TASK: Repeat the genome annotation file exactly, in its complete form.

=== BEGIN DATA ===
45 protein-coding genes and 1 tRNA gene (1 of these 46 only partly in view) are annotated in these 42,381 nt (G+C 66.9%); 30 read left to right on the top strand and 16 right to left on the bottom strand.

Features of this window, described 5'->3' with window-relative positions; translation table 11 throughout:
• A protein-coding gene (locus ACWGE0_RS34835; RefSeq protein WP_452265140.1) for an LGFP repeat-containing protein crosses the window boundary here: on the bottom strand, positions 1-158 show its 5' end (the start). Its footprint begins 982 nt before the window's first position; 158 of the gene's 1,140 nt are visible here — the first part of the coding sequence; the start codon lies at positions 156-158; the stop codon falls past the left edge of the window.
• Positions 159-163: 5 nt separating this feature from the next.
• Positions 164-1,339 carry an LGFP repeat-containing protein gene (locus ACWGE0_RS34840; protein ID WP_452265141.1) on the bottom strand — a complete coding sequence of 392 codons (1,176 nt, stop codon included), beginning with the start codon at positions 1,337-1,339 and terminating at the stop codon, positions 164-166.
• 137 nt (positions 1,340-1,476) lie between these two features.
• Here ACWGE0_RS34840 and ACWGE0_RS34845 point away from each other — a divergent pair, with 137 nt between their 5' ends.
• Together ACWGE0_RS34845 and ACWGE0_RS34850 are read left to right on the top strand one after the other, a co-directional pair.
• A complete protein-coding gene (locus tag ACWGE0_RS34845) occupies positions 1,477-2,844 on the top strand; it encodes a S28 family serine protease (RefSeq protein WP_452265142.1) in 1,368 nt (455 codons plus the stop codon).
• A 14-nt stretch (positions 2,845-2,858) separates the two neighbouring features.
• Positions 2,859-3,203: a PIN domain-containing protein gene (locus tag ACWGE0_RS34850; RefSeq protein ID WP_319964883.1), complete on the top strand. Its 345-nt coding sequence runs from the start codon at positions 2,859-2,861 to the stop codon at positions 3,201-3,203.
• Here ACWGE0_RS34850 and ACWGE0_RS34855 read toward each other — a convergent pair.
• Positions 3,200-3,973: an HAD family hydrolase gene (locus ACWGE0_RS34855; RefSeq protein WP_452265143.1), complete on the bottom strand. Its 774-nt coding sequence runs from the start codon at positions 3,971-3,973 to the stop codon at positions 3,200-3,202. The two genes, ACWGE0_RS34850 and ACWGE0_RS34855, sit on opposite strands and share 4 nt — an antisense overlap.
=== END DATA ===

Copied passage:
45 protein-coding genes and 1 tRNA gene (1 of these 46 only partly in view) are annotated in these 42,381 nt (G+C 66.9%); 30 read left to right on the top strand and 16 right to left on the bottom strand.

Features of this window, described 5'->3' with window-relative positions; translation table 11 throughout:
• A protein-coding gene (locus ACWGE0_RS34835; RefSeq protein WP_452265140.1) for an LGFP repeat-containing protein crosses the window boundary here: on the bottom strand, positions 1-158 show its 5' end (the start). Its footprint begins 982 nt before the window's first position; 158 of the gene's 1,140 nt are visible here — the first part of the coding sequence; the start codon lies at positions 156-158; the stop codon falls past the left edge of the window.
• Positions 159-163: 5 nt separating this feature from the next.
• Positions 164-1,339 carry an LGFP repeat-containing protein gene (locus ACWGE0_RS34840; protein ID WP_452265141.1) on the bottom strand — a complete coding sequence of 392 codons (1,176 nt, stop codon included), beginning with the start codon at positions 1,337-1,339 and terminating at the stop codon, positions 164-166.
• 137 nt (positions 1,340-1,476) lie between these two features.
• Here ACWGE0_RS34840 and ACWGE0_RS34845 point away from each other — a divergent pair, with 137 nt between their 5' ends.
• Together ACWGE0_RS34845 and ACWGE0_RS34850 are read left to right on the top strand one after the other, a co-directional pair.
• A complete protein-coding gene (locus tag ACWGE0_RS34845) occupies positions 1,477-2,844 on the top strand; it encodes a S28 family serine protease (RefSeq protein WP_452265142.1) in 1,368 nt (455 codons plus the stop codon).
• A 14-nt stretch (positions 2,845-2,858) separates the two neighbouring features.
• Positions 2,859-3,203: a PIN domain-containing protein gene (locus tag ACWGE0_RS34850; RefSeq protein ID WP_319964883.1), complete on the top strand. Its 345-nt coding sequence runs from the start codon at positions 2,859-2,861 to the stop codon at positions 3,201-3,203.
• Here ACWGE0_RS34850 and ACWGE0_RS34855 read toward each other — a convergent pair.
• Positions 3,200-3,973: an HAD family hydrolase gene (locus ACWGE0_RS34855; RefSeq protein WP_452265143.1), complete on the bottom strand. Its 774-nt coding sequence runs from the start codon at positions 3,971-3,973 to the stop codon at positions 3,200-3,202. The two genes, ACWGE0_RS34850 and ACWGE0_RS34855, sit on opposite strands and share 4 nt — an antisense overlap.